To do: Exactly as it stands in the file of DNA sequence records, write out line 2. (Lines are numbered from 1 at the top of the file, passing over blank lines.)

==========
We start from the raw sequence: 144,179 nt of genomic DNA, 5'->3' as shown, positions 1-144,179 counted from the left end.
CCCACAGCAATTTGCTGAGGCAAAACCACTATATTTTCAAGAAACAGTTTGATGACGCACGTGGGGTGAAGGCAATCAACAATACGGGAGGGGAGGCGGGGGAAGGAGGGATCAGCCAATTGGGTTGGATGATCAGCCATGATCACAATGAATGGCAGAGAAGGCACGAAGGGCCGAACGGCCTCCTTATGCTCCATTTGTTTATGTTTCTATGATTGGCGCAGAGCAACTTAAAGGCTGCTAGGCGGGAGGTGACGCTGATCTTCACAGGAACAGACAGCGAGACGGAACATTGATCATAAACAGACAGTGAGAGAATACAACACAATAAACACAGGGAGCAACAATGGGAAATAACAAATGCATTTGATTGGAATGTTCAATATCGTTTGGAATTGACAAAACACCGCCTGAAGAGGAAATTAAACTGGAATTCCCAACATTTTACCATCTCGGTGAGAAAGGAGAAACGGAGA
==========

CCCACAGCAATTTGCTGAGGCAAAACCACTATATTTTCAAGAAACAGTTTGATGACGCACGTGGGGTGAAGGCAATCAACAATACGGGAGGGGAGGCGGGGGAAGGAGGGATCAGCCAATTGGGTTGGATGATCAGCCATGATCACAATGAATGGCAGAGAAGGCACGAAGGGCCGAACGGCCTCCTTATGCTCCATTTGTTTATGTTTCTATGATTGGCGCAGAGCAACTTAAAGGCTGCTAGGCGGGAGGTGACGCTGATCTTCACAGGAACAGACAGCGAGACGGAACATTGATCATAAACAGACAGTGAGAGAATACAACACAATAAACACAGGGAGCAACAATGGGAAATAACAAATGCATTTGATTGGAATGTTCAATATCGTTTGGAATTGACAAAACACCGCCTGAAGAGGAAATTAAACTGGAATTCCCAACATTTTACCATCTCGGTGAGAAAGGAGAAACGGAGA